*an ongoing series of quotations – mostly from artists, to artists – that offers wisdom, inspiration, and advice for the sometimes lonely road we are on.
Art cannot play to the demand because it inheres precisely in bringing forth the unexpected, the New. It unearths what normality buries away. No wonder so many people are afraid of it.
All authentic art, then, is “challenging,” not just the avant-garde. We cannot omit the fact that some great art has an outer layer that makes it more agreeable to popular taste at a particular moment. For example, the work of Vincent van Gogh, one of modernisms prime instigators in the visual arts, seems to be everywhere today even though no one saw much to like in it while he was alive. But while it may be true that on the surface van Gogh’s work is all pretty colors and neat swirls, its immediate appeal is a siren’s song luring us to the depths. There is a chaos lurking in every print of Starry Night (1889) that livens up a suburban bathroom. This chaos isn’t something that van Gogh injected into his painting of an otherwise benign night sky. It is the essence of the starry sky when seen for what it is, that is, when captured outside all comforting clichés that might shield us from its compelling monstrosity.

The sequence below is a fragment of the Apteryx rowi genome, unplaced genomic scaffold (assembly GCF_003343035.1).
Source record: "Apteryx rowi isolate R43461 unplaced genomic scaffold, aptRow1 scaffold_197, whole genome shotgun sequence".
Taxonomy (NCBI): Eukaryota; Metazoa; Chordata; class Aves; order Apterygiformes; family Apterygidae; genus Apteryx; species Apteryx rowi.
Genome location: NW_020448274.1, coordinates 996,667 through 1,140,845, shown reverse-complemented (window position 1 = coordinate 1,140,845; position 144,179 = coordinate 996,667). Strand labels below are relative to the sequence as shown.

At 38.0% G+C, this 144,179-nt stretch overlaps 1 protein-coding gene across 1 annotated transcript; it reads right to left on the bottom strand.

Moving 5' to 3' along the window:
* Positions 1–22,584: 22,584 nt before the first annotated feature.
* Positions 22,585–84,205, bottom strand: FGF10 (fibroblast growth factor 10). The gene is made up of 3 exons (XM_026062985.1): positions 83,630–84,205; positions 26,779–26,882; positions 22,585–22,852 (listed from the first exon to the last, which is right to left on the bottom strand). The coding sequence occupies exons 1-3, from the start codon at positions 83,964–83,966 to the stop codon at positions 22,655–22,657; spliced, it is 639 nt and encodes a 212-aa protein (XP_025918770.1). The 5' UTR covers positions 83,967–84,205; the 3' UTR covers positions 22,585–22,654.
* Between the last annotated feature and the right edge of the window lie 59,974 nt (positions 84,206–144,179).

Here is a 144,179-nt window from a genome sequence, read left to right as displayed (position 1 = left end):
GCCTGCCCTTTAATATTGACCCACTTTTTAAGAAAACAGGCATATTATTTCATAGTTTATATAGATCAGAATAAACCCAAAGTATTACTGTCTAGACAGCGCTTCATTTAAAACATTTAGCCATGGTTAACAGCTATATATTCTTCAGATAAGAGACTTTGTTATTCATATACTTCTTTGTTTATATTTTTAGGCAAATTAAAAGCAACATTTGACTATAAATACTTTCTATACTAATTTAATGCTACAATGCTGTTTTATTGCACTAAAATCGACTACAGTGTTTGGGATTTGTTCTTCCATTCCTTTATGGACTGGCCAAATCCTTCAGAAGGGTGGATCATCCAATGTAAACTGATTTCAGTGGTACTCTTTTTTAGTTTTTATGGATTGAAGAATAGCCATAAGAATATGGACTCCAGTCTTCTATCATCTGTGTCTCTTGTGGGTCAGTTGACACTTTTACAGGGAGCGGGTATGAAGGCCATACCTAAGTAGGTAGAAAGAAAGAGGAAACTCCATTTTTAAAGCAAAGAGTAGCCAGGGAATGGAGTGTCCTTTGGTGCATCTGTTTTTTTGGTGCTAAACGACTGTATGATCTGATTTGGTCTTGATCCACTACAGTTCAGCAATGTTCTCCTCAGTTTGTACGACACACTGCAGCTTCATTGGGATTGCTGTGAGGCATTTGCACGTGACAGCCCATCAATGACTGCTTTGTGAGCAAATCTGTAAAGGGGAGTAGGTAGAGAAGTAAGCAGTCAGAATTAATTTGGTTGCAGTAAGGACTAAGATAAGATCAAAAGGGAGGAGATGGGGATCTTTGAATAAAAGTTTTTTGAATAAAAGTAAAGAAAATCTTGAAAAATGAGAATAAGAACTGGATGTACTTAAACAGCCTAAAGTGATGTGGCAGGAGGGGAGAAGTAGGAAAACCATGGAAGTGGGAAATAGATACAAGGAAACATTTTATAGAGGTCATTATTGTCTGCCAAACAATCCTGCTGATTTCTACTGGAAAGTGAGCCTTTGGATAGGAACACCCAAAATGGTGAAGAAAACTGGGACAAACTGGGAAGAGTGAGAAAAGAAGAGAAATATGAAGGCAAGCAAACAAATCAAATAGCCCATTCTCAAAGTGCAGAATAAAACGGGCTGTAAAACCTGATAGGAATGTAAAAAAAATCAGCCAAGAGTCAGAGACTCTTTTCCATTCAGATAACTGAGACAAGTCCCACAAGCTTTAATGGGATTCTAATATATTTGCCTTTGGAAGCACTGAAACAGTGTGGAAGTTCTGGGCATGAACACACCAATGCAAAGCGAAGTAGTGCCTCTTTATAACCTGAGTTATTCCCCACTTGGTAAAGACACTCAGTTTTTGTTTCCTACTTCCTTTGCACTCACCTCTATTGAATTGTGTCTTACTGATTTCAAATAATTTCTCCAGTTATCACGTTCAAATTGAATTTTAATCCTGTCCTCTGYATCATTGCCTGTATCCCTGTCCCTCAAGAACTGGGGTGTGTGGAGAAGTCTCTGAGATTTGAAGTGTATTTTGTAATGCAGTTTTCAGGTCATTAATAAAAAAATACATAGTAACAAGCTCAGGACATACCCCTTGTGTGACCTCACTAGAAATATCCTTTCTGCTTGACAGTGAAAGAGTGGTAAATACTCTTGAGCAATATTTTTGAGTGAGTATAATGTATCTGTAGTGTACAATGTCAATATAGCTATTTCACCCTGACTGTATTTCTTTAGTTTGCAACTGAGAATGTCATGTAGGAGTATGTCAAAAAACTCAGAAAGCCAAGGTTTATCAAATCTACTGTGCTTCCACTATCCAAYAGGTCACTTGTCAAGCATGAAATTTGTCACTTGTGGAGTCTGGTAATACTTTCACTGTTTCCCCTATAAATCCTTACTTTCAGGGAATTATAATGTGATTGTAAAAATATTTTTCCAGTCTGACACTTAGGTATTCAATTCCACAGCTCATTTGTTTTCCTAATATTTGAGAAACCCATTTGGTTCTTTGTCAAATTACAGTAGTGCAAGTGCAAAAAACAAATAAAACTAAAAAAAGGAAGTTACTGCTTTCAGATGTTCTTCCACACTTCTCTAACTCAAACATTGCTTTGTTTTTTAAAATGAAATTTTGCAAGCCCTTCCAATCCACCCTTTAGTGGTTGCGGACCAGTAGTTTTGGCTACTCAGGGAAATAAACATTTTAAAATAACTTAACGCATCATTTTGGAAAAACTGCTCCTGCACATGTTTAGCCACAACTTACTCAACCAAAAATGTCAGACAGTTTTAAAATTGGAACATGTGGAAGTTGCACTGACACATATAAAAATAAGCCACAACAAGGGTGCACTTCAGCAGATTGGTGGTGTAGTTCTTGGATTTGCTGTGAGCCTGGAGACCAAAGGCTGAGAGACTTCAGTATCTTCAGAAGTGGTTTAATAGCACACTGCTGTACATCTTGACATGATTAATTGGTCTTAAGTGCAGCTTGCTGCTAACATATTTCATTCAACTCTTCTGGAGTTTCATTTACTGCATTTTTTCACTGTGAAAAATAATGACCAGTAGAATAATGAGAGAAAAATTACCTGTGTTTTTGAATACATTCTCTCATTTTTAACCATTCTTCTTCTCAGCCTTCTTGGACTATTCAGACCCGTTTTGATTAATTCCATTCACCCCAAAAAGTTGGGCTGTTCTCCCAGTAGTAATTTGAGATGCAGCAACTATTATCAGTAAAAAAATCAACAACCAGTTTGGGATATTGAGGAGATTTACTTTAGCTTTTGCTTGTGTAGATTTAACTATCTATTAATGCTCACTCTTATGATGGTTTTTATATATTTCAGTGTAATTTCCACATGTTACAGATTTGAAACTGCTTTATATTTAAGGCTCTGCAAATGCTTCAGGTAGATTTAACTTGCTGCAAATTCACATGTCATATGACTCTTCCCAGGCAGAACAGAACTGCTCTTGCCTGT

J.F. Martel in Reclaiming Art in the Age of Artifice: A Treatise, Critique, and Call to Action
Comments are welcome!
* an ongoing series of quotations – mostly from artists, to artists – that offers wisdom, inspiration, and advice for the sometimes lonely road we are on.
Studies made in the open air are different from pictures that are destined to be shown in public. The latter, in my opinion, result from the studies, but they may, or even must, differ a great deal from them. For in the picture the painter rather gives a personal impression, while in a study his aim is simply to analyze a bit of nature – either to make his idea or conception more correct, or to find a new idea; for example, the studies of Mauve, which I myself like very much, precisely because of their soberness and because they are done so faithfully. Still they miss a certain charm, which the pictures that result from them possess in such a high degree.
I believe one gets more sound ideas when thoughts arise from direct contact with things than when one looks at them with the set purpose of finding certain facts in them. It is the same with the question of a colour scheme. There are colours that harmonize wonderfully, but I try my best to paint a subject as I see it before I set to work to make it as I feel it. Yet feeling is a great thing, and without it one would not be able to do anything. Thus, studies belong more to the studio than among the pubic.
Dear Theo: The Autobiography of Vincent Van Gogh, edited by Irving Stone
Comments are welcome!